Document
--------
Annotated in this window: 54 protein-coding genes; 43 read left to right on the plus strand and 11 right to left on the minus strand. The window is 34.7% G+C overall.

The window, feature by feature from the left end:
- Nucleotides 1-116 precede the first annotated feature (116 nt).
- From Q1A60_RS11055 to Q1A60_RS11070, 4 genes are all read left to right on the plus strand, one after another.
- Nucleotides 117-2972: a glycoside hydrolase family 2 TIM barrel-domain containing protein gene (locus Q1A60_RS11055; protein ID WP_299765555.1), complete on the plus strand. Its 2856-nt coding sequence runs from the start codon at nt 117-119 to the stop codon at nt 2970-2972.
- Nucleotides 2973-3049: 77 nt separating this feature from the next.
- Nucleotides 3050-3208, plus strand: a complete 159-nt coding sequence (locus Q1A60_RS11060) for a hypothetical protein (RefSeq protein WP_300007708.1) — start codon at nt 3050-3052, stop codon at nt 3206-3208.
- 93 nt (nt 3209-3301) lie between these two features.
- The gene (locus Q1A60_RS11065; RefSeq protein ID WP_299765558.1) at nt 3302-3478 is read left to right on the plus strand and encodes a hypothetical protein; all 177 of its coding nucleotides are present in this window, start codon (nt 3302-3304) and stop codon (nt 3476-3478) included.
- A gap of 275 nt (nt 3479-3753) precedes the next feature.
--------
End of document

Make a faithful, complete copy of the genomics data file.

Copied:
Annotated in this window: 54 protein-coding genes; 43 read left to right on the plus strand and 11 right to left on the minus strand. The window is 34.7% G+C overall.

The window, feature by feature from the left end:
- Nucleotides 1-116 precede the first annotated feature (116 nt).
- From Q1A60_RS11055 to Q1A60_RS11070, 4 genes are all read left to right on the plus strand, one after another.
- Nucleotides 117-2972: a glycoside hydrolase family 2 TIM barrel-domain containing protein gene (locus Q1A60_RS11055; protein ID WP_299765555.1), complete on the plus strand. Its 2856-nt coding sequence runs from the start codon at nt 117-119 to the stop codon at nt 2970-2972.
- Nucleotides 2973-3049: 77 nt separating this feature from the next.
- Nucleotides 3050-3208, plus strand: a complete 159-nt coding sequence (locus Q1A60_RS11060) for a hypothetical protein (RefSeq protein WP_300007708.1) — start codon at nt 3050-3052, stop codon at nt 3206-3208.
- 93 nt (nt 3209-3301) lie between these two features.
- The gene (locus Q1A60_RS11065; RefSeq protein ID WP_299765558.1) at nt 3302-3478 is read left to right on the plus strand and encodes a hypothetical protein; all 177 of its coding nucleotides are present in this window, start codon (nt 3302-3304) and stop codon (nt 3476-3478) included.
- A gap of 275 nt (nt 3479-3753) precedes the next feature.